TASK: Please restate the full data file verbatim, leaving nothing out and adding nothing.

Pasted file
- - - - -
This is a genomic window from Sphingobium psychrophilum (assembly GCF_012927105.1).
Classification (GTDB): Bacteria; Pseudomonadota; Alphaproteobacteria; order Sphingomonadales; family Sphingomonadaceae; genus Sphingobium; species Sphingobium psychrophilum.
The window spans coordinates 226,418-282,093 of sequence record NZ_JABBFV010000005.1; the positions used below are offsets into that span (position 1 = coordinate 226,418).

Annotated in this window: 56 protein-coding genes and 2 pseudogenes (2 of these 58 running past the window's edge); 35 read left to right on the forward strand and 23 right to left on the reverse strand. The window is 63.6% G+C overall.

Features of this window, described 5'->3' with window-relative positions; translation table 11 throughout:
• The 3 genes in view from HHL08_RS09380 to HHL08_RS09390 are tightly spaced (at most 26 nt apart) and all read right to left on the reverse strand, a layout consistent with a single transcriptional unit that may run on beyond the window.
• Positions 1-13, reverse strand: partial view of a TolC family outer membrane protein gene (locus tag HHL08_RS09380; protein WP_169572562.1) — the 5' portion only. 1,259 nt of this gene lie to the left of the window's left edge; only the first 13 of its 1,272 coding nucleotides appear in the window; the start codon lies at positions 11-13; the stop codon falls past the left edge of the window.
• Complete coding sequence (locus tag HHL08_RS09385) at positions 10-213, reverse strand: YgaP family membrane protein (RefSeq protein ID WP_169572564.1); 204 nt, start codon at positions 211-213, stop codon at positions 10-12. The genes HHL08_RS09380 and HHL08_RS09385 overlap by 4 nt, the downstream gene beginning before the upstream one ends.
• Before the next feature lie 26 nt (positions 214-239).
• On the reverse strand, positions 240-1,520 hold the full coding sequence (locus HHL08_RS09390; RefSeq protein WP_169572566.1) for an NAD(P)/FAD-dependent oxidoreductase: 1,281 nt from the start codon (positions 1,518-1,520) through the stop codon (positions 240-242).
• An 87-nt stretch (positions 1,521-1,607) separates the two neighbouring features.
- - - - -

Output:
This is a genomic window from Sphingobium psychrophilum (assembly GCF_012927105.1).
Classification (GTDB): Bacteria; Pseudomonadota; Alphaproteobacteria; order Sphingomonadales; family Sphingomonadaceae; genus Sphingobium; species Sphingobium psychrophilum.
The window spans coordinates 226,418-282,093 of sequence record NZ_JABBFV010000005.1; the positions used below are offsets into that span (position 1 = coordinate 226,418).

Annotated in this window: 56 protein-coding genes and 2 pseudogenes (2 of these 58 running past the window's edge); 35 read left to right on the forward strand and 23 right to left on the reverse strand. The window is 63.6% G+C overall.

Features of this window, described 5'->3' with window-relative positions; translation table 11 throughout:
• The 3 genes in view from HHL08_RS09380 to HHL08_RS09390 are tightly spaced (at most 26 nt apart) and all read right to left on the reverse strand, a layout consistent with a single transcriptional unit that may run on beyond the window.
• Positions 1-13, reverse strand: partial view of a TolC family outer membrane protein gene (locus tag HHL08_RS09380; protein WP_169572562.1) — the 5' portion only. 1,259 nt of this gene lie to the left of the window's left edge; only the first 13 of its 1,272 coding nucleotides appear in the window; the start codon lies at positions 11-13; the stop codon falls past the left edge of the window.
• Complete coding sequence (locus tag HHL08_RS09385) at positions 10-213, reverse strand: YgaP family membrane protein (RefSeq protein ID WP_169572564.1); 204 nt, start codon at positions 211-213, stop codon at positions 10-12. The genes HHL08_RS09380 and HHL08_RS09385 overlap by 4 nt, the downstream gene beginning before the upstream one ends.
• Before the next feature lie 26 nt (positions 214-239).
• On the reverse strand, positions 240-1,520 hold the full coding sequence (locus HHL08_RS09390; RefSeq protein WP_169572566.1) for an NAD(P)/FAD-dependent oxidoreductase: 1,281 nt from the start codon (positions 1,518-1,520) through the stop codon (positions 240-242).
• An 87-nt stretch (positions 1,521-1,607) separates the two neighbouring features.